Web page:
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The Salt
5:30 am
Sat May 11, 2013

Tiny Mites Spark Big Battle Over Imports Of French Cheese

Microscopic bugs called cheese mites are responsible for giving Mimolette its distinctive rind and flavor.
Chris Waits via Flickr

Originally published on Tue May 14, 2013 3:28 pm

The Food and Drug Administration is currently embroiled in a surprisingly heated culinary standoff — pitting French cheese-makers (and American cheese-lovers) against regulators, all because of one very small problem: cheese mites.

Cheese mites are microscopic little bugs that live on the surfaces of aged cheeses, munching the microscopic molds that grow there. For many aged cheeses, they're something of an industry nuisance, gently brushed off the cheeses. But for Mimolette, a bright orange French cheese, they're actually encouraged.

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The Sequester: Cuts And Consequences
5:30 am
Sat May 11, 2013

Sequester Has Air Force Clipping Its Wings

To save money, Seymour Johnson Air Force Base in North Carolina is keeping some of its pilots out of the sky.
Airman 1st Class Aubrey White U.S. Air Force

Originally published on Sat May 11, 2013 12:58 pm

The Pentagon says the automatic budget cuts known as sequestration could leave the U.S. with a military that is simply unprepared for the most challenging combat missions. Secretary of Defense Chuck Hagel told Congress in April that the military is eating its seed corn.

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Africa
5:30 am
Sat May 11, 2013

Media Focus On Ailing Mandela Is Not 'The African Way'

Congregants pray in front of a stained-glass window depicting South African statesman Nelson Mandela during Easter services at Regina Mundi Catholic Church in the Soweto of Johannesburg, South Africa, March 3. The church held prayers for Mandela, 94, who was in the hospital at the time.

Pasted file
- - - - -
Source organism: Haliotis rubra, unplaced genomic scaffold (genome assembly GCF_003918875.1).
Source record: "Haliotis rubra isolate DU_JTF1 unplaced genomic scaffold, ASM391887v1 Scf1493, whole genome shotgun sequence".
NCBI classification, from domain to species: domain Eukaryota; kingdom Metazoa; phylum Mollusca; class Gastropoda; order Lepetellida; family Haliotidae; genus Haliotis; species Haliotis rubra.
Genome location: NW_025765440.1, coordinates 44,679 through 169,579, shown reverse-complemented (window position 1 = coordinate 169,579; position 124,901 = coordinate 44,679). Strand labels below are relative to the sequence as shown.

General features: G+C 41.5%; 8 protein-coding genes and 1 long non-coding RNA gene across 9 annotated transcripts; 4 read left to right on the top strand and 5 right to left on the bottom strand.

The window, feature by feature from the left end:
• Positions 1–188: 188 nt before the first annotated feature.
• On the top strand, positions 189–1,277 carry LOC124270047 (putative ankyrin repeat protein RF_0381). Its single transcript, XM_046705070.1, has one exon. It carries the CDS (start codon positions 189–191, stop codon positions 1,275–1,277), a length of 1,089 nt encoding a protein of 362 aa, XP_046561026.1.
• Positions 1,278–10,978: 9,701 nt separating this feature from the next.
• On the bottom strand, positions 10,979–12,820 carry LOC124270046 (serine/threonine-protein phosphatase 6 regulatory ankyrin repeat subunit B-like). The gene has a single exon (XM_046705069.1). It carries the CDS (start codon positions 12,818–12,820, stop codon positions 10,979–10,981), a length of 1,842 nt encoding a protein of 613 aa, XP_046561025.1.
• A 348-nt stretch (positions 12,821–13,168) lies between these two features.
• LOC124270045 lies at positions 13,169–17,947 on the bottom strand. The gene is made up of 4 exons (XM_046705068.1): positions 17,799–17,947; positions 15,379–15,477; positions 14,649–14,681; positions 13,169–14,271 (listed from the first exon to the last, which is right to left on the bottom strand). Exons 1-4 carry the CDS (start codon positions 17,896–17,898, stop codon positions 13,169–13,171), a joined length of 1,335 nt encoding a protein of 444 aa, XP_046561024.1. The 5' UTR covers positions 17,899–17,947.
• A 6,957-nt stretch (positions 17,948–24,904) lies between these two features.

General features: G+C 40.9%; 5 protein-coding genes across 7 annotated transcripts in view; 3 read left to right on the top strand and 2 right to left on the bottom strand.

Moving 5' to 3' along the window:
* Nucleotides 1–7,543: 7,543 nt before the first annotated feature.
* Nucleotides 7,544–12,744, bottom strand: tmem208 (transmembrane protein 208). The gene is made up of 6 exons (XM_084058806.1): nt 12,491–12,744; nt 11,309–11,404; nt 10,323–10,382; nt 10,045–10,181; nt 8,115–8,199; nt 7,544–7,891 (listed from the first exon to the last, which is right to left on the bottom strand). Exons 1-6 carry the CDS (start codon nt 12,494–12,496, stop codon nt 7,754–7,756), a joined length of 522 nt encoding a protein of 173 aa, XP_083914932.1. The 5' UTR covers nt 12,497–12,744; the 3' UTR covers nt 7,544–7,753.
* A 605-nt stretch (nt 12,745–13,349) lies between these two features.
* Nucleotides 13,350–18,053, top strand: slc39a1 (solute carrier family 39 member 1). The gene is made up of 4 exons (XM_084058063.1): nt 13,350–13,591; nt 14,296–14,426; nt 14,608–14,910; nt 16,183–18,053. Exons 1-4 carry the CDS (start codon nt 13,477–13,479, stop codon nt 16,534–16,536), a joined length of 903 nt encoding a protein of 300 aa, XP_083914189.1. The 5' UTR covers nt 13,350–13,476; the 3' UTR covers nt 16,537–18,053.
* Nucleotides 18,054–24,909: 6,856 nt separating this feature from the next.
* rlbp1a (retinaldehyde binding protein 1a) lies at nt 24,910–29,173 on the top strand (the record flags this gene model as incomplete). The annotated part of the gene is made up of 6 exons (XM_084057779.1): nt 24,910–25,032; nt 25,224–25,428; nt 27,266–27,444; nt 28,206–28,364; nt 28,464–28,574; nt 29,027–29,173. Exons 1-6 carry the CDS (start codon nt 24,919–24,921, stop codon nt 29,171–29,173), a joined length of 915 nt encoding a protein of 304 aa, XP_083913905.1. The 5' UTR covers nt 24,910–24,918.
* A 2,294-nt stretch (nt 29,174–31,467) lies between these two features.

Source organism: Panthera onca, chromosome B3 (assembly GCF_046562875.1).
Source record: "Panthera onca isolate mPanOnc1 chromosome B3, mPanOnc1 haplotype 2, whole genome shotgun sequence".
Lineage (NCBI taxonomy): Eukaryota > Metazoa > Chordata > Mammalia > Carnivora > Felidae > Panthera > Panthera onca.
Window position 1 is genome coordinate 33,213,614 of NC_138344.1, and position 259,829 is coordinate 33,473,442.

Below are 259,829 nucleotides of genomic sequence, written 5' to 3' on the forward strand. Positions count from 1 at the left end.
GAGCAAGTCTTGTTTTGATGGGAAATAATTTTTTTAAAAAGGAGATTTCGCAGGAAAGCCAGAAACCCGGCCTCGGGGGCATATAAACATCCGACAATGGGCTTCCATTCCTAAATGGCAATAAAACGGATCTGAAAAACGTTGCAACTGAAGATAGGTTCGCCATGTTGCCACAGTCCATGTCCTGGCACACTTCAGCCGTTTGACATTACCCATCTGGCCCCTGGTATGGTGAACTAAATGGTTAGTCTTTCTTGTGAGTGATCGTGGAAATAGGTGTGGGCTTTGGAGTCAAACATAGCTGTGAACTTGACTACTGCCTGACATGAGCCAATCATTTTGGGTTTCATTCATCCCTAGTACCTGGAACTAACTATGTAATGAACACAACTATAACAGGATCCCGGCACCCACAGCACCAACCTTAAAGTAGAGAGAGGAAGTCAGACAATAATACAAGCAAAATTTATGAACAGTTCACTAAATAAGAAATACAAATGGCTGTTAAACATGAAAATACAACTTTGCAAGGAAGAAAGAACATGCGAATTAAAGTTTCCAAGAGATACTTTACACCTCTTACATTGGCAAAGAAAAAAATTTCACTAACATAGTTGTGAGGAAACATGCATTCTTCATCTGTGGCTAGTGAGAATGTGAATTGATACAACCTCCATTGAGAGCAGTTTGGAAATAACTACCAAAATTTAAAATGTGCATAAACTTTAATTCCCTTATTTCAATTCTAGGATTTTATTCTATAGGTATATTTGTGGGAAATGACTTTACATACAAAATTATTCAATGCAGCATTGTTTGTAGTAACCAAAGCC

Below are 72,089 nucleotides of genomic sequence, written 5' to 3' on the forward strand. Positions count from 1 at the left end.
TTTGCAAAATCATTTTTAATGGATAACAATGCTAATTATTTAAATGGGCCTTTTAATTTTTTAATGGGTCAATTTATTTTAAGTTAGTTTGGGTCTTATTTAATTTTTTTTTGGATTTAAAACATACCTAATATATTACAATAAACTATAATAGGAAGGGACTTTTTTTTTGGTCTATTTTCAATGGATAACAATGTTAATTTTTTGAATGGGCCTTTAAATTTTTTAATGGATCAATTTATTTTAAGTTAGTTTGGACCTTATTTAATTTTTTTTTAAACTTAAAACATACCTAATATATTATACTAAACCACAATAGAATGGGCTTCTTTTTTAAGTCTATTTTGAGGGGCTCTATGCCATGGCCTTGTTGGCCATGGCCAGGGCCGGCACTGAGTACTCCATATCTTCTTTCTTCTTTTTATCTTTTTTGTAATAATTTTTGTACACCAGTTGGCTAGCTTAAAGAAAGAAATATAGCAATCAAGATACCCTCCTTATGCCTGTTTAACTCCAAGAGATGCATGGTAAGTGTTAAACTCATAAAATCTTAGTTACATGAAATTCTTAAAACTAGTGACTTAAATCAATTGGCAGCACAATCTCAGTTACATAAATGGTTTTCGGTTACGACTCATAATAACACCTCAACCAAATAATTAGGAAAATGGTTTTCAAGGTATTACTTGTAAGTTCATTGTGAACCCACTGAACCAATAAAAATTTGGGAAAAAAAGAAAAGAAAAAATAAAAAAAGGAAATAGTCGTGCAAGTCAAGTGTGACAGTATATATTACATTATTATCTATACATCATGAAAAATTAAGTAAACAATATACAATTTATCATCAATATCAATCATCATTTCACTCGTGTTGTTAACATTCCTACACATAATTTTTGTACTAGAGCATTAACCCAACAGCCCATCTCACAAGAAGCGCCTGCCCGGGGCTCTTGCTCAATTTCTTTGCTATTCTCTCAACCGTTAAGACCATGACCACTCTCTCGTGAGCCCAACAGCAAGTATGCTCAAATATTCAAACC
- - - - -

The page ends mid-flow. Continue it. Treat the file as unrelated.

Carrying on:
Chip Somodevilla Getty Images

Originally published on Sat May 11, 2013 10:11 am

It's almost impossible these days to switch on South African radio or television, or read a local newspaper, website or tweet, and not hear Nelson Mandela's name mentioned.

Friday marked the 19th anniversary of Mandela's inauguration as South Africa's first democratically elected — and first black — president, four years after he was released from prison.

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The Two-Way
5:04 am
Sat May 11, 2013

Newtown Panel Votes To Build New School At Sandy Hook Site

A task force has recommended building an entirely new school in Newtown, Conn., in place of Sandy Hook Elementary School.
Julio Cortez AP

Originally published on Sat May 11, 2013 2:21 pm

A task force in Newtown, Conn., on Friday unanimously recommended building a brand-new school at the site where a gunman killed 26 children and teachers in December.

In January, students from Sandy Hook resumed classes, but at an unused school in a neighboring town.

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Latin America
7:23 pm
Fri May 10, 2013

Former Guatemalan Dictator Found Guilty Of Genocide

Transcript

ROBERT SIEGEL, HOST:

Guilty of genocide and crimes against humanity, that's the verdict today against Efrain Rios Montt, a former dictator of Guatemala. The general ruled the Central American nation in the early 1980s, one of the bloodiest periods of its 36-year-long civil war. Rios Montt, now 86 years old, was found responsible for atrocities committed against the Maya Ixil indigenous group. NPR's Carrie Kahn reports.

CARRIE KAHN, BYLINE: Presiding Judge Yasmin Barrios read the verdict to a packed audience in the expansive Supreme Court auditorium.

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